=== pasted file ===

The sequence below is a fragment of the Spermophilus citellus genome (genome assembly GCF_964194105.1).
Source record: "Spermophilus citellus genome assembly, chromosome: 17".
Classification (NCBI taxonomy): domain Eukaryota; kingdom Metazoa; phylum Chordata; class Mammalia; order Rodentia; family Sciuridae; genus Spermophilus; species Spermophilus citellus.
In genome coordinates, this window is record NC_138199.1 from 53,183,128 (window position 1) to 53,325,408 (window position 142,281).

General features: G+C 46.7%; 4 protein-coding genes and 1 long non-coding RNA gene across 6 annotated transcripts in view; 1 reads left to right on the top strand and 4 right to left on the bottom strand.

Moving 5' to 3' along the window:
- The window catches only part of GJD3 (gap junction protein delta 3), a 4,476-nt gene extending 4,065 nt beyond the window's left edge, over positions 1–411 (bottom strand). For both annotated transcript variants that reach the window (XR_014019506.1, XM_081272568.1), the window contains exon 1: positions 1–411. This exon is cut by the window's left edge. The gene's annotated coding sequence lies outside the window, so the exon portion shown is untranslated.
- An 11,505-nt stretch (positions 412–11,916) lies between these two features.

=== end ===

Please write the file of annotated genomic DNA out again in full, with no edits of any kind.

The sequence below is a fragment of the Spermophilus citellus genome (genome assembly GCF_964194105.1).
Source record: "Spermophilus citellus genome assembly, chromosome: 17".
Classification (NCBI taxonomy): domain Eukaryota; kingdom Metazoa; phylum Chordata; class Mammalia; order Rodentia; family Sciuridae; genus Spermophilus; species Spermophilus citellus.
In genome coordinates, this window is record NC_138199.1 from 53,183,128 (window position 1) to 53,325,408 (window position 142,281).

General features: G+C 46.7%; 4 protein-coding genes and 1 long non-coding RNA gene across 6 annotated transcripts in view; 1 reads left to right on the top strand and 4 right to left on the bottom strand.

Moving 5' to 3' along the window:
- The window catches only part of GJD3 (gap junction protein delta 3), a 4,476-nt gene extending 4,065 nt beyond the window's left edge, over positions 1–411 (bottom strand). For both annotated transcript variants that reach the window (XR_014019506.1, XM_081272568.1), the window contains exon 1: positions 1–411. This exon is cut by the window's left edge. The gene's annotated coding sequence lies outside the window, so the exon portion shown is untranslated.
- An 11,505-nt stretch (positions 412–11,916) lies between these two features.